How can I choose myself? am I not a thing or person just like everything else? Don’t I just choose myself in the same way that I desire another person, or buy the latest product in the store. I am every told that I should speak about myself in the same way, that I should like myself and enjoy my own company and be assertive. We speak about ourselves as though we were a product being sold in an advert. I can only think or speak about myself in this way because I am looking at myself from the outside. I am speaking about myself, even when I use the first person pronoun, in the third person (the fact that some people do speak about themselves in the third person already tells us that there is something strange about this, but also that it is possible to do this, and in fact we all do to some extent or not). To choose oneself, as opposed to wanting or need a thing or another person is not to chose something limited that satisfies my desires, but to choose oneself completely, to chose one’s whole life, rather than some part of it. Even if I refuse to choose myself, and just immerse myself in the finite freedom of desires and needs, then I have chosen in my life not to chose. This is what my life as a totality has become, fleeing from choosing my existence. Kierkegaard knows that this is what most of us do and will continue to do. It is so much easier simply to go from one possession to another, to replace one person with another, to go from one failed plan or project to another, rather than face up the to meaning of our lives as a whole. Why are we so happy to run away from this question? Because it is precisely this question that produced dread in our lives.
It is the difference
between the possible
and the actual which makes the difference between finite freedom and
freedom of existence. I limit my existence through actualities. I say
will be this or that person, or that I am will do this or that in
the possibility of me becoming such and such a person, or doing such
and such a
thing, is because my existence as such is radically open. It is the
On the whole, however, we exist as though we can find the ultimate meaning of our lives from our finite choices. We do not real risk our existence, rather we acquiesce to reality. We get a job, a family, a house, a car and so on. But as Kierkegaard says, are we really these things that we have chosen? Don’t we, if we were really honest to ourselves, stand apart from them, wear them as clothes that one day we might cast off? Actual existence doesn’t tell us anything about ourselves, rather it is our existence as a whole, as pure possibility, which teaches us who we are.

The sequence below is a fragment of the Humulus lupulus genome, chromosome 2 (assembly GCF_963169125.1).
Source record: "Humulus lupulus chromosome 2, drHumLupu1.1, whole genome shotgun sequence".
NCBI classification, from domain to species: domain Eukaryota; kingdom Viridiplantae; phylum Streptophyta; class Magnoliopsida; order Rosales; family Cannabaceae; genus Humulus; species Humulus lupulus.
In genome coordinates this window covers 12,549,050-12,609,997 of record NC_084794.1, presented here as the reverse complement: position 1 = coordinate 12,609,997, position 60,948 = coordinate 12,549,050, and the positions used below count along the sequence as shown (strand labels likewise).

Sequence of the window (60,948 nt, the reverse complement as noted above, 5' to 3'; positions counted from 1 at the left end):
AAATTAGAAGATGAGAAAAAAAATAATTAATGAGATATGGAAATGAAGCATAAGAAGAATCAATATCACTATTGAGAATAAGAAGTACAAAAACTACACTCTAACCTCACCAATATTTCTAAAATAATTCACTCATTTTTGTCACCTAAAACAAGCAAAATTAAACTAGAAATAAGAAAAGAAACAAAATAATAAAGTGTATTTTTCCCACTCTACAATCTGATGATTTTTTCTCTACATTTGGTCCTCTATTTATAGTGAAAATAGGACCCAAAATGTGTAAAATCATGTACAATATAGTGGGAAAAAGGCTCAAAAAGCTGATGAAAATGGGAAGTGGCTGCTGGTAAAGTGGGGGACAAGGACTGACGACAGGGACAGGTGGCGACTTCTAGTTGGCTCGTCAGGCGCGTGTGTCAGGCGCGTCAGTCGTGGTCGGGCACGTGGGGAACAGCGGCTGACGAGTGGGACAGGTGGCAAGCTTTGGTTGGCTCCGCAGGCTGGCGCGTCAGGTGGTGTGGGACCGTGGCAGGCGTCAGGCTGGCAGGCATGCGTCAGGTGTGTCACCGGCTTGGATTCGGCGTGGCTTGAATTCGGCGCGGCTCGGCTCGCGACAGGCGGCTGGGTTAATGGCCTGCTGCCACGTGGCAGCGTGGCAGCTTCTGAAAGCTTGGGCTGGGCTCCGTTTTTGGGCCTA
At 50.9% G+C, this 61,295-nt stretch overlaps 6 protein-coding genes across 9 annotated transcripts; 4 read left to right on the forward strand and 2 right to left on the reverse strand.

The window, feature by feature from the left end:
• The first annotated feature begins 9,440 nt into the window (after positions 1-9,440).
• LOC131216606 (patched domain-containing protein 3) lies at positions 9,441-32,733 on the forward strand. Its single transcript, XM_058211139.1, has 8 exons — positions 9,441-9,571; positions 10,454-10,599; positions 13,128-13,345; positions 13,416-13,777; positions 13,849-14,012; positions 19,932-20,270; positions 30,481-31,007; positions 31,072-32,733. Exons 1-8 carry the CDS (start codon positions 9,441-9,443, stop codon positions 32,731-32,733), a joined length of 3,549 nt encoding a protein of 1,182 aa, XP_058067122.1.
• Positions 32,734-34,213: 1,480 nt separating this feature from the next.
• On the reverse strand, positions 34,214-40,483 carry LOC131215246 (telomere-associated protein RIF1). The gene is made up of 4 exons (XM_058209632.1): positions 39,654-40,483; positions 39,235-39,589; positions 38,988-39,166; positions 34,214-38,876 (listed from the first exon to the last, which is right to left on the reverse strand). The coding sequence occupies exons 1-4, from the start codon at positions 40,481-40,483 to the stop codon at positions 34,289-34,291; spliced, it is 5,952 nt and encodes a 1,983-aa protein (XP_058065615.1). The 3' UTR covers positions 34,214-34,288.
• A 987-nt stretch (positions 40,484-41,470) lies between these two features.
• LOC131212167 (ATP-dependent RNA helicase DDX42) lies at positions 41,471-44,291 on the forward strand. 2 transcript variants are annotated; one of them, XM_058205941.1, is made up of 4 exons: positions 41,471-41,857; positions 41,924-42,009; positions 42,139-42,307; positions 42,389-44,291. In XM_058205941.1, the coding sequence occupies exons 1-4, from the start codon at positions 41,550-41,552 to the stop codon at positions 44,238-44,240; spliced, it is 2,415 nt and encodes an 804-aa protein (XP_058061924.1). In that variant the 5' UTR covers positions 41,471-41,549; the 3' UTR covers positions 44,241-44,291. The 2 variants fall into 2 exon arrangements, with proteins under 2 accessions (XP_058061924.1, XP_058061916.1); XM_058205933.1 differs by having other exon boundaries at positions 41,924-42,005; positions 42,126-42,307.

To learn from the
possible cannot, therefore,
mean the same as when we say that life teaches us something, because
such an event as happened to me, because we still within the sphere of
actual. Rather, the only relation to my existence as pure possibility,
faith. Faith is when finite freedom is transformed into infinite
It is perfectly
possible that many people
I could lose
everything, but if I still
have my life, then I have lost nothing, but if I lose my life, then
I have also loses its meaning. If I imagine my life as a list of
things and people, then I could imagine, like a photograph,
after another, until there were only left a blank picture. But there
always be one thing still remaining and that would be myself looking at
picture, a secure and impregnable fortress (and there are some
think that it is possible to achieve this state of
But why precisely should I experience this as dread? Because if my life does lose its meaning, then everything that I have and cherish will do so also. In others what fills me with dread is precisely my attachment and my possession by them. It is because I experience dread through actuality, that is, I experience pure possibility only as the opposite of actuality, that it is so dreadful. If I turn my experience the other way around, or better, experience only the pure possibility of existence, then rather then being filled with dread I will be filled with joy. For I realise that it pure possibility of existence which is the condition of my reality and not the other way around. It is dread that releases me from the tyranny of things and attachments in the world, but in being freed from them, I return to them through a lighter and more joyful relation. This relation is what Kierkegaard calls faith, because I realise that nothing in the world matters as much as my life in which actuality finds its meaning and place. Through faith, Kierkegaard writes, I experience ‘everything more perfectly, more precisely, more profoundly.’ .
For Heidegger too (and there is no doubt that he borrows this from his reading of Kierkegaard) anxiety is the fundamental mood of human existence, since it reveals to us the whole of our lives rather than one or other aspect of it. I might angry or fearful of this or that person, or this or that problem or issue in my life, but I am anxious about my life as a whole. Most of the time, however, I am not anxious about my life. I am not anxious as a I write this sentence, because I am concerned about writing this lecture. Or I might be thinking about what I am going to do tomorrow or what I did yesterday. This involvement with the world Heidegger calls ‘falleness’ (das Verfallens). This does not have any directly moral or religious meaning for Heidegger. He is not blaming us for being absorbed in the world, because this is just the way we are. We would not be human if we were not so. Just because this is the case, however, it means that for the most part our existence as a whole is not an issue for is. We are so absorbed in our everyday projects and plans, absorbed in people and things, that we do not ask about the point of our lives as whole in which all of this take place. But we can turn this relation around. We can ask ourselves whether it is not because we are so absorbed in the world that we forget ourselves, but because we want to forget ourselves that we become so involved in the world. We busy ourselves with what we have to do, just so we do not have to think about who we are and what we are doing with our lives. But just because we are fleeing from this question, it means that it is always hovering in the background of whatever we are doing to fill our time in, and this means, even if only negatively, as something that we always want to avoid, we can never truly escape this question.